The way of the cross is the essential context for a biblical understanding of martyrdom. We wrongly associate martyrdom with bold and noble action on the part of the martyr: We think of the martyr as enduring persecution and torture, defending the faith, giving his life for Christ. This sounds praiseworthy and causes us to honor the martyr for his self-sacrifice. We imagine Christ appreciatively acknowledging the martyr as the martyr enters heaven triumphantly, with Christ proclaiming, “Well done, good and faithful servant.”[i]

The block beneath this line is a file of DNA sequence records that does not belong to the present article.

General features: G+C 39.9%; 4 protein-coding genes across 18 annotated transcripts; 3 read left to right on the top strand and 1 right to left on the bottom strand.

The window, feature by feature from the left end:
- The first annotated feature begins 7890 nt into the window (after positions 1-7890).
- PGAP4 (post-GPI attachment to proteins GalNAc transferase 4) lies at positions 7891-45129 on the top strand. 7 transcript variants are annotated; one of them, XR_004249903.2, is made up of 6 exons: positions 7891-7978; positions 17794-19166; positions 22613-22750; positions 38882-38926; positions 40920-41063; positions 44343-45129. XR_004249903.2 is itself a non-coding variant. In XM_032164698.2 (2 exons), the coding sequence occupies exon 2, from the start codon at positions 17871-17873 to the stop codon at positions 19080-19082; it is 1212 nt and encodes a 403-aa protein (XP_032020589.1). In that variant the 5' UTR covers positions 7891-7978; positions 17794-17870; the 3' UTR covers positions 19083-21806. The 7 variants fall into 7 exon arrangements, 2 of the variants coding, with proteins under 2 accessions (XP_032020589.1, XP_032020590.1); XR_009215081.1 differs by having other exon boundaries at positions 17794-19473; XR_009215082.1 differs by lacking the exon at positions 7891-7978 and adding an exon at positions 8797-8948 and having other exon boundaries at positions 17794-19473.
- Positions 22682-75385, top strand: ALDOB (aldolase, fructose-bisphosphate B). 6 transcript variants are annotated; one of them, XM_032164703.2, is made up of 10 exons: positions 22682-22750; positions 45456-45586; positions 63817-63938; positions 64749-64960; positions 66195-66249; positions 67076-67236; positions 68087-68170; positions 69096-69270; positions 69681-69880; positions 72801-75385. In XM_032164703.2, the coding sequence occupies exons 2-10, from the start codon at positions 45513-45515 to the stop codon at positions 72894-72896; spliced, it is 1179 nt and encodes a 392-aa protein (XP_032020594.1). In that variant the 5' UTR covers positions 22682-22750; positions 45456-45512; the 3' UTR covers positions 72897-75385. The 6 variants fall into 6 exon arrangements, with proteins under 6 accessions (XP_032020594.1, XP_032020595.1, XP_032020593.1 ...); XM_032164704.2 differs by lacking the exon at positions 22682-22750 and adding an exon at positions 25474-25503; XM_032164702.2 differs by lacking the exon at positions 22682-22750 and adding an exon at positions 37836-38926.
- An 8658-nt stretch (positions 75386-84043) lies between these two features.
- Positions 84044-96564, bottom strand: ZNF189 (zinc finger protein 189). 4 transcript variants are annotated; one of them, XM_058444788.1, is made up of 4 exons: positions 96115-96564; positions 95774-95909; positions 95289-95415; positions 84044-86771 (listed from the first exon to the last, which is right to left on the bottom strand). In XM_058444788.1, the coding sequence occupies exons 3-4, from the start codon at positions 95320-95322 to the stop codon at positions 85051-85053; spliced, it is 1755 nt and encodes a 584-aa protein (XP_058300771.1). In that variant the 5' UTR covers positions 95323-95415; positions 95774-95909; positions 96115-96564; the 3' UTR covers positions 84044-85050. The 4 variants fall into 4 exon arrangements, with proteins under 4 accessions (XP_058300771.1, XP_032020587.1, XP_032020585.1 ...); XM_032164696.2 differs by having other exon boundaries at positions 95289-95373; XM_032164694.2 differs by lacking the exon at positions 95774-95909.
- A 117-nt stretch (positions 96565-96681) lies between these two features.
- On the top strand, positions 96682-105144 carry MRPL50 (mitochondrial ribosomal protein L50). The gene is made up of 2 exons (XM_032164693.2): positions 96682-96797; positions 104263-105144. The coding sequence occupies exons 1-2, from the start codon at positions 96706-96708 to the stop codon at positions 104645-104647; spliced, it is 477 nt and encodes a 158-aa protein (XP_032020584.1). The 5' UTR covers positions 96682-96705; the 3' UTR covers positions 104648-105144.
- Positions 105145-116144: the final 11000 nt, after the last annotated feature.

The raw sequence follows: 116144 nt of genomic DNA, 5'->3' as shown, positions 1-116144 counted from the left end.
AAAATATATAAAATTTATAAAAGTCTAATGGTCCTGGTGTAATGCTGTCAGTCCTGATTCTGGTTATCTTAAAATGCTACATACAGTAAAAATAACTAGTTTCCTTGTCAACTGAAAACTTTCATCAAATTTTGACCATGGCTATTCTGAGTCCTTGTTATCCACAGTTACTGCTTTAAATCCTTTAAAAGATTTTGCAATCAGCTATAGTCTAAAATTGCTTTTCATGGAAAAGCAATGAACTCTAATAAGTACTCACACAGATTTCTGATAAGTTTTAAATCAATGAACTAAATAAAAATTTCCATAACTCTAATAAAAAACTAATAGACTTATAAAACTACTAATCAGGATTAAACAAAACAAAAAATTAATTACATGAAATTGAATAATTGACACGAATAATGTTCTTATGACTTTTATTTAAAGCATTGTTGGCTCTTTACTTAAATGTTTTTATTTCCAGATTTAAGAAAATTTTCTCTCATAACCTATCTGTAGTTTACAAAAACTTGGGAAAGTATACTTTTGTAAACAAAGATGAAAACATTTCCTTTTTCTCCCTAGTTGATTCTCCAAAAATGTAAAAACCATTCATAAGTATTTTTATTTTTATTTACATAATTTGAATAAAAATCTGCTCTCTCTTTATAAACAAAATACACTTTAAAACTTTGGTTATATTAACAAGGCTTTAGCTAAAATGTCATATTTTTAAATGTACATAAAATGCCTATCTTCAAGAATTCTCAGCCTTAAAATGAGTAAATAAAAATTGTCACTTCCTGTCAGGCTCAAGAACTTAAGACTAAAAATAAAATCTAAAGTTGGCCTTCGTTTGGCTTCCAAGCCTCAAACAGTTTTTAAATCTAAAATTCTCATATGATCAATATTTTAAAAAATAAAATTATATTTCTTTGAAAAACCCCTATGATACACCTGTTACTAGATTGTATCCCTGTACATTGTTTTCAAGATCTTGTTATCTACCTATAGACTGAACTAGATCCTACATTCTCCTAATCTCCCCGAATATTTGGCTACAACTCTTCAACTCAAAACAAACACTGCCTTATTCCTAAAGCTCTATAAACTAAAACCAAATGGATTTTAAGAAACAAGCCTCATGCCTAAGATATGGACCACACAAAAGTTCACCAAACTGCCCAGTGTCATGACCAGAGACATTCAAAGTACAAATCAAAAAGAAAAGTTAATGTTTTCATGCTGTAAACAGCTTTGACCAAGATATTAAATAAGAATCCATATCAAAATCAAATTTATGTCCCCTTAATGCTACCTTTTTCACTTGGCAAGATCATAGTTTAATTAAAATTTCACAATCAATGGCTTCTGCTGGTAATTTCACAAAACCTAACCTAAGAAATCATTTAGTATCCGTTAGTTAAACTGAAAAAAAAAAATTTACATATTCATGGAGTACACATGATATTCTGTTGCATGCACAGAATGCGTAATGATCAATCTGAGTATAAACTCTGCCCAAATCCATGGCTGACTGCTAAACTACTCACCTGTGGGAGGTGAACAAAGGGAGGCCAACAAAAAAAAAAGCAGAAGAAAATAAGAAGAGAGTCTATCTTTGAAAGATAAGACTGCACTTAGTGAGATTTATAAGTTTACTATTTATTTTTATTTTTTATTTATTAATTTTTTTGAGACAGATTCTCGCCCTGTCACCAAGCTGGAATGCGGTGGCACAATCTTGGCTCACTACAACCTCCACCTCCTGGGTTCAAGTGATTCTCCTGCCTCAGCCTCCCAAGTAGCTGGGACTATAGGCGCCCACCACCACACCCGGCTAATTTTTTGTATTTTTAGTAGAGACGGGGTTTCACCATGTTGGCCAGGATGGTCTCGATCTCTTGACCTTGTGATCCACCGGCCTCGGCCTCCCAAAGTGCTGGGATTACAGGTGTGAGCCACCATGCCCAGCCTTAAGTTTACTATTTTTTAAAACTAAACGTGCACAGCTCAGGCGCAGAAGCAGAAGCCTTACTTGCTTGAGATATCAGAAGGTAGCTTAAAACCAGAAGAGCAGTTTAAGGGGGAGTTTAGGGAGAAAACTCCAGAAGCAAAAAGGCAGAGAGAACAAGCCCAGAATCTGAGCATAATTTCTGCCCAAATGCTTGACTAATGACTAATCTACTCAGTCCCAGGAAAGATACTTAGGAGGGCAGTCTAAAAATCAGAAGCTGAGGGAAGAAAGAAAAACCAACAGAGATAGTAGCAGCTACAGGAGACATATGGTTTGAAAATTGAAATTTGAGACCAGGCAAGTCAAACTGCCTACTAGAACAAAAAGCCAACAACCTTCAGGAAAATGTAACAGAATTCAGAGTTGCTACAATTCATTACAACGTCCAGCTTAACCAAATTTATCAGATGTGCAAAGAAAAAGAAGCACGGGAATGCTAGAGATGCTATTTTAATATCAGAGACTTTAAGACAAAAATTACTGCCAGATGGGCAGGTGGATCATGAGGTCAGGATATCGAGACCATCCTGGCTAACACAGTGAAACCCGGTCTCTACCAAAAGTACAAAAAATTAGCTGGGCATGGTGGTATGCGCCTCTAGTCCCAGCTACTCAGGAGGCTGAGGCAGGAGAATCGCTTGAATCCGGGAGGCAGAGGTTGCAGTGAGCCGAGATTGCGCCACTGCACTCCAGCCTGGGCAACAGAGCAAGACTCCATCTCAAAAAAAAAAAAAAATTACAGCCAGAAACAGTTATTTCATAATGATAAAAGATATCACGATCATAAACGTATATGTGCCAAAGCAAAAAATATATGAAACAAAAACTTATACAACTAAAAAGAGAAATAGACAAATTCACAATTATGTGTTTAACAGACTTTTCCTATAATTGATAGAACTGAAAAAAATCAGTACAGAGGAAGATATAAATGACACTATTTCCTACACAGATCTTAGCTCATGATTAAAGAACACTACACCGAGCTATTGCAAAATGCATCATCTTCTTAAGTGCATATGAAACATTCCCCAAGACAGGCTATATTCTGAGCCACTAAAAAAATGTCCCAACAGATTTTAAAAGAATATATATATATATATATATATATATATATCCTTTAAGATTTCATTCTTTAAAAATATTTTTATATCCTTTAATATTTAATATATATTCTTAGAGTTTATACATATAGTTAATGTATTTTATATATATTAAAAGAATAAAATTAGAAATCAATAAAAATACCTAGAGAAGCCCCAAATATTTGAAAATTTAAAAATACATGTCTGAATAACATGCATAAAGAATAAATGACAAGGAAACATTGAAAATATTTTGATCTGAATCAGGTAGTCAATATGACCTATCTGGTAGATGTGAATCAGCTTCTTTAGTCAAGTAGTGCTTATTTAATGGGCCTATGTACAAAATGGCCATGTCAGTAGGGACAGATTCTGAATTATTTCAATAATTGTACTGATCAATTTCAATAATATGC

In scripture, however, the emphasis in martyrdom is not on the martyr’s action but God’s. The martyr is not portrayed as standing up for God or defending the faith, because neither God nor the faith needs to be defended. Instead, the martyr is made a martyr by placing his life in God’s hands. The martyr’s only hope in life and death is that God will act according to God’s promises. This means that the martyr will often appear passive, not active, from the standpoint of the world. The martyr’s actions may even appear cowardly, not noble, according to the world’s standards. With patient endurance, the martyr awaits deliverance at God’s hands, in God’s way, according to God’s promises. Because God’s promises are often hidden under the opposite, the martyr is left to look weak and foolish in the eyes of all observers. As the Apostle Paul wrote, “For it seems to me that God has displayed us apostles at the end of the procession, like prisoners appointed for death. We have become a spectacle to the whole world, to angels as well as to men. We are fools for Christ, but you are wise in Christ. We are weak, but you are strong. You are honored, but we are dishonored.”[ii]